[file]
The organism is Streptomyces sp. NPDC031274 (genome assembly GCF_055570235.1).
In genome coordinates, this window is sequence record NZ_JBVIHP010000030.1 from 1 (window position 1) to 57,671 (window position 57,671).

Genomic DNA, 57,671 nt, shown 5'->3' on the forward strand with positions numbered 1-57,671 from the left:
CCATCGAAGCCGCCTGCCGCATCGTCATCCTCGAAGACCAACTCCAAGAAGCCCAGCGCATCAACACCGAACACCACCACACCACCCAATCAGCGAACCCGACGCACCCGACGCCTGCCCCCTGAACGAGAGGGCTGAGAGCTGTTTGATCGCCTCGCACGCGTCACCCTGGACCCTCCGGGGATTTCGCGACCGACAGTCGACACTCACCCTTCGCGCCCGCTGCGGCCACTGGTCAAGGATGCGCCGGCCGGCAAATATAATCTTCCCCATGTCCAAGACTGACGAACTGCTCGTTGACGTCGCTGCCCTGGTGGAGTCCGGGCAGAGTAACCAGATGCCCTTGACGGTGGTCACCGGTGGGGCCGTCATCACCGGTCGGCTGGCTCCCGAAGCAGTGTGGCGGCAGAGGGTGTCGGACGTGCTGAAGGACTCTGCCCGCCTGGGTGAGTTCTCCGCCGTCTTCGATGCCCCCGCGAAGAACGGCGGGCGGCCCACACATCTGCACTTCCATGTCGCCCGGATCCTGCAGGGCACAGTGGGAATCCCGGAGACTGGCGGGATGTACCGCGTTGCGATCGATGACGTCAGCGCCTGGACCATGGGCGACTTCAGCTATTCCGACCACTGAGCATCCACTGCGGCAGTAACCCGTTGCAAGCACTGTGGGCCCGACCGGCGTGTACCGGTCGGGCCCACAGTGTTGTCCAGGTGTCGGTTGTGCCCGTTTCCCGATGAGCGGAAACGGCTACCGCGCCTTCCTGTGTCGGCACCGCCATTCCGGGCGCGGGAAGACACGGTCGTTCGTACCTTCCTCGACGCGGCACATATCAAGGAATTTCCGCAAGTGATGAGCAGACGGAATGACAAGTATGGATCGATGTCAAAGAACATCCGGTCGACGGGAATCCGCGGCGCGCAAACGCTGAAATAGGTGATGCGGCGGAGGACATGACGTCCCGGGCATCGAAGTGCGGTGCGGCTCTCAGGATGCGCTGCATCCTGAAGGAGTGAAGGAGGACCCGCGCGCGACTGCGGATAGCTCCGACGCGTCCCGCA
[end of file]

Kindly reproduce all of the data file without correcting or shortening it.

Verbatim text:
The organism is Streptomyces sp. NPDC031274 (genome assembly GCF_055570235.1).
In genome coordinates, this window is sequence record NZ_JBVIHP010000030.1 from 1 (window position 1) to 57,671 (window position 57,671).

Genomic DNA, 57,671 nt, shown 5'->3' on the forward strand with positions numbered 1-57,671 from the left:
CCATCGAAGCCGCCTGCCGCATCGTCATCCTCGAAGACCAACTCCAAGAAGCCCAGCGCATCAACACCGAACACCACCACACCACCCAATCAGCGAACCCGACGCACCCGACGCCTGCCCCCTGAACGAGAGGGCTGAGAGCTGTTTGATCGCCTCGCACGCGTCACCCTGGACCCTCCGGGGATTTCGCGACCGACAGTCGACACTCACCCTTCGCGCCCGCTGCGGCCACTGGTCAAGGATGCGCCGGCCGGCAAATATAATCTTCCCCATGTCCAAGACTGACGAACTGCTCGTTGACGTCGCTGCCCTGGTGGAGTCCGGGCAGAGTAACCAGATGCCCTTGACGGTGGTCACCGGTGGGGCCGTCATCACCGGTCGGCTGGCTCCCGAAGCAGTGTGGCGGCAGAGGGTGTCGGACGTGCTGAAGGACTCTGCCCGCCTGGGTGAGTTCTCCGCCGTCTTCGATGCCCCCGCGAAGAACGGCGGGCGGCCCACACATCTGCACTTCCATGTCGCCCGGATCCTGCAGGGCACAGTGGGAATCCCGGAGACTGGCGGGATGTACCGCGTTGCGATCGATGACGTCAGCGCCTGGACCATGGGCGACTTCAGCTATTCCGACCACTGAGCATCCACTGCGGCAGTAACCCGTTGCAAGCACTGTGGGCCCGACCGGCGTGTACCGGTCGGGCCCACAGTGTTGTCCAGGTGTCGGTTGTGCCCGTTTCCCGATGAGCGGAAACGGCTACCGCGCCTTCCTGTGTCGGCACCGCCATTCCGGGCGCGGGAAGACACGGTCGTTCGTACCTTCCTCGACGCGGCACATATCAAGGAATTTCCGCAAGTGATGAGCAGACGGAATGACAAGTATGGATCGATGTCAAAGAACATCCGGTCGACGGGAATCCGCGGCGCGCAAACGCTGAAATAGGTGATGCGGCGGAGGACATGACGTCCCGGGCATCGAAGTGCGGTGCGGCTCTCAGGATGCGCTGCATCCTGAAGGAGTGAAGGAGGACCCGCGCGCGACTGCGGATAGCTCCGACGCGTCCCGCA